It’s not an easy situation to deal with when wildlife gets into human areas. Beavers, for example, can flood a creek behind a home and cause property damage. What do we do with them?
According to Molly Alves, a biologist with the Tulalip Tribe, trap and release to a new environment in need of help is one solution.
So, any beaver that Alves has found and trapped will head to remote headwaters in the Mt. Baker-Snoqualmie National Forest.
Hopefully, the beaver will create dams that turn the wild landscape back into a maze of wetlands. That’ll benefit all kinds of wildlife such as endangered salmon species.
Helping salmon through beavers
Alves helped launch the Tulalip Beaver Project in 2014, aiming to use beavers to help with the declining salmon numbers. Scientists at this project have relocated more than 200 beavers that became a bit of a nuisance in residential, urban areas.
Ever since, they’ve created dozens of salmon-friendly beaver ponds.
These scientists don’t have exact numbers or statistics on salmon population changes after the beavers gave them a hand. But, they could provide evidence that shows how the rodents can reshape the landscape in a way that’s fostering more fish.
The future of wild salmon is not a bright one for now, especially in the Pacific Northwest. Per a 2007 study in Conservation Biology, salmon and steelhead populations have already gone extinct on the West Coast.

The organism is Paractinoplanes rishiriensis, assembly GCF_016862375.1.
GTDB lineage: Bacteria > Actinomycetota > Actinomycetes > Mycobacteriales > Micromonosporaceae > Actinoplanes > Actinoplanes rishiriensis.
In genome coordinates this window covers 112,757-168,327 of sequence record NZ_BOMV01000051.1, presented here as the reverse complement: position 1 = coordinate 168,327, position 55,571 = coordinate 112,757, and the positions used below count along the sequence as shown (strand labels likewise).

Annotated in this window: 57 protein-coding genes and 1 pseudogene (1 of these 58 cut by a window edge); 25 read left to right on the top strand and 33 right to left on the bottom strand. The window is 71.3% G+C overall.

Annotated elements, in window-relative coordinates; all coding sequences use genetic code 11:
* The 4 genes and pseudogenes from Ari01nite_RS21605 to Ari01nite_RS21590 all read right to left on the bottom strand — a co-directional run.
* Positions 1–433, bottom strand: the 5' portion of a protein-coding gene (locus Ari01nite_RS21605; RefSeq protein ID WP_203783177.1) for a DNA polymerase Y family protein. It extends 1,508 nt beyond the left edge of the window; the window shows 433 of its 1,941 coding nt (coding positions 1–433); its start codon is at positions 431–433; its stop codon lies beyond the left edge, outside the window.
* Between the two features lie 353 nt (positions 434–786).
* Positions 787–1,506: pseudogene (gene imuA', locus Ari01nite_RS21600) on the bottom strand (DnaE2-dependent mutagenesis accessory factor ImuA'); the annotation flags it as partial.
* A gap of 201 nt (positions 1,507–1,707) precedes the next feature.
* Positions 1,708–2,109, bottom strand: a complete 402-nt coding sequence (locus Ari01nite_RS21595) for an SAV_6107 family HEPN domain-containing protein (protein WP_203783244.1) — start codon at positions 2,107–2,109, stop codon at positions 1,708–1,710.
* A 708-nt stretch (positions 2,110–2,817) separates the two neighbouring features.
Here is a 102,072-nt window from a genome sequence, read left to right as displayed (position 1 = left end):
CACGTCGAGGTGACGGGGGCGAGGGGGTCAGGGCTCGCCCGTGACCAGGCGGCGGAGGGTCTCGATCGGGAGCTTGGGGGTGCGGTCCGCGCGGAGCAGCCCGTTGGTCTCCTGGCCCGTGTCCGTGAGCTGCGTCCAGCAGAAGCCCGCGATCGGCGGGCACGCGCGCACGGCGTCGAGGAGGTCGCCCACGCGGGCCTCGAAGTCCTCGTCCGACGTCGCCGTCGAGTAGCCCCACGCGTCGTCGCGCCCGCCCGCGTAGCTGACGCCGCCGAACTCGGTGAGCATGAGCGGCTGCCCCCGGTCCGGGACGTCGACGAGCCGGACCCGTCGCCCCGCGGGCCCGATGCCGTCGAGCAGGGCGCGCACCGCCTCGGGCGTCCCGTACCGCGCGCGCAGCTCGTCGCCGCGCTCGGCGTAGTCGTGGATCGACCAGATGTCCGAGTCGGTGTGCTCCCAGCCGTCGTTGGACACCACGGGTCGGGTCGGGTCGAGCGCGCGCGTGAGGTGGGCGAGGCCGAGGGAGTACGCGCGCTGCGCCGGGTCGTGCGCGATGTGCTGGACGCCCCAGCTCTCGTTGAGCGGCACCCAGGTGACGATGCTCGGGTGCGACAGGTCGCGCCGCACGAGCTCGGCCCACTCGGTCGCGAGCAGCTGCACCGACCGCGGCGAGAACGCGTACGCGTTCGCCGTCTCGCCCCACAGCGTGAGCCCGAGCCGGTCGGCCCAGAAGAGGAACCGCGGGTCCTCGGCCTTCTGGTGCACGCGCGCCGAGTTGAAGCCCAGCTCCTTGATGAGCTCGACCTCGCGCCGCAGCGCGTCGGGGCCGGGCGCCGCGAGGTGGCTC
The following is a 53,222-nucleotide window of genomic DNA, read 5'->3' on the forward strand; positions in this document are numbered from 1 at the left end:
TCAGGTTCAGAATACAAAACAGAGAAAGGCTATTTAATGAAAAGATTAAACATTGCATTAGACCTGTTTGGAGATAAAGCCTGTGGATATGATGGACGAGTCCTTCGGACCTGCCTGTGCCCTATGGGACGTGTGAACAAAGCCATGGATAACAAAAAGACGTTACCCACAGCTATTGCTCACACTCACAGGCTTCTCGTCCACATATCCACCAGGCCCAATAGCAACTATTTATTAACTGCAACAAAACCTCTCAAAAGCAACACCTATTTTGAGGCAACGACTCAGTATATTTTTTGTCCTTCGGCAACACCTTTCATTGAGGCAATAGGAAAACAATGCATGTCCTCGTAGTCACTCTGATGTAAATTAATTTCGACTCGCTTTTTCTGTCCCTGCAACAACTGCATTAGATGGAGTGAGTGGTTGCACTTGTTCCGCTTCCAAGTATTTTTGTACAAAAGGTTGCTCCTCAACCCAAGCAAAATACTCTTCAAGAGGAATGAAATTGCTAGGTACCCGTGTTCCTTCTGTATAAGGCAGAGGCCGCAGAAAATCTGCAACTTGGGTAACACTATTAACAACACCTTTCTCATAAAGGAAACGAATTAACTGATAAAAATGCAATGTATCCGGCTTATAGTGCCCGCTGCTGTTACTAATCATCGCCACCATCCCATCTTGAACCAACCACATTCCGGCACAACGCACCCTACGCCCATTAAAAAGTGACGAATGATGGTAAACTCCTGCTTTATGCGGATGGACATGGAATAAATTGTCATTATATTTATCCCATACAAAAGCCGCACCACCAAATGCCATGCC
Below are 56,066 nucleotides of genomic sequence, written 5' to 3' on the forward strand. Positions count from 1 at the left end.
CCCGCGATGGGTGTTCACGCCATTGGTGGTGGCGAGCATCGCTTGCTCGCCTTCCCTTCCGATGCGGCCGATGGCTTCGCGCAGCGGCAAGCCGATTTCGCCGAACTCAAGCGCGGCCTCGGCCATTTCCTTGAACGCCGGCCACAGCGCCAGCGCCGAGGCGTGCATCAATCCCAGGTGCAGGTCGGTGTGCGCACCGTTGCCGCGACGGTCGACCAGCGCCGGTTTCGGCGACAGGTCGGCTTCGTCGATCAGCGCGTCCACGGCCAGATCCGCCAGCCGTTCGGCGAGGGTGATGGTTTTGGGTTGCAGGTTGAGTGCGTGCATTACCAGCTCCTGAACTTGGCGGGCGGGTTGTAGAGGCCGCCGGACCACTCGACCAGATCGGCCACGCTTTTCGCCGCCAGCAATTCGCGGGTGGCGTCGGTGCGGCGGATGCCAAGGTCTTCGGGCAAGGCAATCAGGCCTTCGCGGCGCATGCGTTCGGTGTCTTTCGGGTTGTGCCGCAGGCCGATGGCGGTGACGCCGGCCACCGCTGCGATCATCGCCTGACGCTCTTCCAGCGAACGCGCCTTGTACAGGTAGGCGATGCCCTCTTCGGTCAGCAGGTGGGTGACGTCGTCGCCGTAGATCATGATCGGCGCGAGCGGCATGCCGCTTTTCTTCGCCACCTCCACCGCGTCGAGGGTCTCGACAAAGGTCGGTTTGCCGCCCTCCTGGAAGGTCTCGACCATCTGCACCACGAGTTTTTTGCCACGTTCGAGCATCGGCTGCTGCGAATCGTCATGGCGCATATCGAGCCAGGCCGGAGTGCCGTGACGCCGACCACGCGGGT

In recent years, out of 131 remaining populations, 14 are at risk of extinction in Washington alone. In Puget Sound area, only one of 22 different populations of chinook salmon has exceeded population goals set by NOAA in 2007.
Of course, the rapid declines of salmon populations called for recovery projects. So far, a lot of them are expensive and not efficient.
Tearing down man-made dams and removing pollutants from contaminated waters and installing new salmon-friendly bridges over spawning grounds costs a lot and logistically complex.
Furthermore, the salmon recovery office estimates that only 22% of the funding needed for these projects has been met. That’s after $1 billion going into salmon recovery efforts.
Alves said, “There’s so many restoration projects going on for salmon and they’re so large scale and expensive and time consuming, and you don’t always see the immediate benefits.”
But relocating beavers, according to Alves, adds a favorable salmon habitat with less money, time, and also fewer efforts.
What beavers can do